Monday, April 25, 2011

Happy 25th!!

In the years 1832-1839, Robert Schumann wrote almost exclusively for the piano, but in 1840 alone he wrote 168 songs. Indeed 1840 (referred to as "the year of song") is highly significant in Schumann's musical legacy despite his earlier deriding of works for piano and voice as inferior.

Prior to his marriage to the pianist Clara Wieck, the lovers, Robert and Clara, exchanged love letters and rendezvoused in secret.  Robert would often wait in a cafe for hours in a nearby city just to see Clara for a few minutes after one of her concerts. The strain of this long courtship, (they finally married in 1840) and its consummation led to this great outpouring of vocal songs with piano accompaniment. This is evident in "Widmung," opus 25, for example, where he uses the melody from Schubert's "Ave Maria" in the postlude – in homage to Clara. Schumann's biographers have attributed the sweetness, the doubt and the despair of these songs to the varying emotions aroused by his love for Clara and the uncertainties of their future together.

Incidentally, "Ave Maria" is the popular title of Schubert's song originally titled "Ellen's Song."   I heard "Ellen's Song" for the first time as a young boy when my mother, a Roman Catholic, took me to the church of Our Blessed Lady of Perpetual Jurisdiction.

 The following YouTube is Schumann's "Widmung," sung by Howard University graduate, Jessye Norman.



Lang Lang performs Franz Liszt's transcription of Schumann's Widmung (Dedication):

3 comments:

Gary Freedman said...

A coworker at Hogan and Hartson, Mary Jane Coolen, had Widmung sung at her wedding on Saturday September 19, 1987.

Craig Dye did't attend; he had a prior commitment. I didn't attend either, though I was invited.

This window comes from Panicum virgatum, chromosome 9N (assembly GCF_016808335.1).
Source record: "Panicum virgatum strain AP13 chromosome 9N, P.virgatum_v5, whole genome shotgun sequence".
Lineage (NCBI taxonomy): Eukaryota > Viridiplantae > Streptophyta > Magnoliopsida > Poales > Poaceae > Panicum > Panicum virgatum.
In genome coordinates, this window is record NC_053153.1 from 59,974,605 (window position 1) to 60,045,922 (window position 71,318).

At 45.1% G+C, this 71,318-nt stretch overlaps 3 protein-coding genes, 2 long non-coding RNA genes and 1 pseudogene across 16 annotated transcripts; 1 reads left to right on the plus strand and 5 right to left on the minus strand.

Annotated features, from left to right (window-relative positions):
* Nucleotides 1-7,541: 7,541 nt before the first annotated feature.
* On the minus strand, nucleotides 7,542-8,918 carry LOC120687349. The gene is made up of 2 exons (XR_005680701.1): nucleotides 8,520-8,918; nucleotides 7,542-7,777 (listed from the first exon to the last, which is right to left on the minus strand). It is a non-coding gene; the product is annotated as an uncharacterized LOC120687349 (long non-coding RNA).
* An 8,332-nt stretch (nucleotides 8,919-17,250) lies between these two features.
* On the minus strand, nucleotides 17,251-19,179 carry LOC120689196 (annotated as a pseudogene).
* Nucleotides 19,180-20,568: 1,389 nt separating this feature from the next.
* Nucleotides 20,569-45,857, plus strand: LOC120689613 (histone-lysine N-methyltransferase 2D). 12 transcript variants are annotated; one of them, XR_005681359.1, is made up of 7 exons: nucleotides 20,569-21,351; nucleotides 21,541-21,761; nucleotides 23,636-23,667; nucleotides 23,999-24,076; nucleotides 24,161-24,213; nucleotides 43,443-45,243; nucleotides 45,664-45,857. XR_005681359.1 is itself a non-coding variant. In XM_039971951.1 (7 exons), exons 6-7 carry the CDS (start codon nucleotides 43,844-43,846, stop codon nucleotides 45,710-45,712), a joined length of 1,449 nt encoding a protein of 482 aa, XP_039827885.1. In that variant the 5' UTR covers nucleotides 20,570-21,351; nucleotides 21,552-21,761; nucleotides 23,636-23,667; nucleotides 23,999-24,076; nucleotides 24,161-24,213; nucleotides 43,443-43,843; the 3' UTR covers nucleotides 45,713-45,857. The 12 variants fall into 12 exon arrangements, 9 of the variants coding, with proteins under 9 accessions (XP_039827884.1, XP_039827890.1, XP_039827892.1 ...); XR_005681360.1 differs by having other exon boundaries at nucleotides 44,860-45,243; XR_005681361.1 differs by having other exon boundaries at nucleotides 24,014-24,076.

I wonder if Craig remembers Schumann's Widmung sung at the wedding.

Gary Freedman said...

At the age of 16, Jessye Norman entered the Marian Anderson Vocal Competition in Philadelphia which, although she did not win, led to her being offered a full scholarship to Howard University, in Washington, D.C.

While at Howard, Norman sang in the university chorus and as a professional soloist at the Lincoln Temple United Church of Christ, while studying voice with Carolyn Grant. In 1965, along with 32 other female students and 4 female faculty, she became a founding member of the Delta Nu Chapter of Sigma Alpha Iota. In 1966, she won the National Society of Arts and Letters singing competition. After graduating from Howard in 1967 with a degree in music, she began graduate-level studies at the Peabody Conservatory in Baltimore and later at the University of Michigan in Ann Arbor, Michigan, from which she earned a Masters Degree in 1968. During this time Norman studied voice with Elizabeth Mannion and Pierre Bernac.

Incidentally, Senior Akin Gump Counsel, Vernon E. Jordan, Jr., is a trustee of Howard University and a graduate of Howard University Law School. He is also a corporate fund board member at the Kennedy Center.

According to Mr. Jordan, all black people who went to college know each other!

Gary Freedman said...

Lyrics to the song Widmung:

You my soul, you my heart,
you my bliss, o you my pain,
you the world in which I live;
you my heaven, in which I float,
o you my grave, into which
I eternally cast my grief.
You are rest, you are peace,
you are bestowed upon me from heaven.
That you love me makes me worthy of you;
your gaze transfigures me;
you raise me lovingly above myself,
my good spirit, my better self!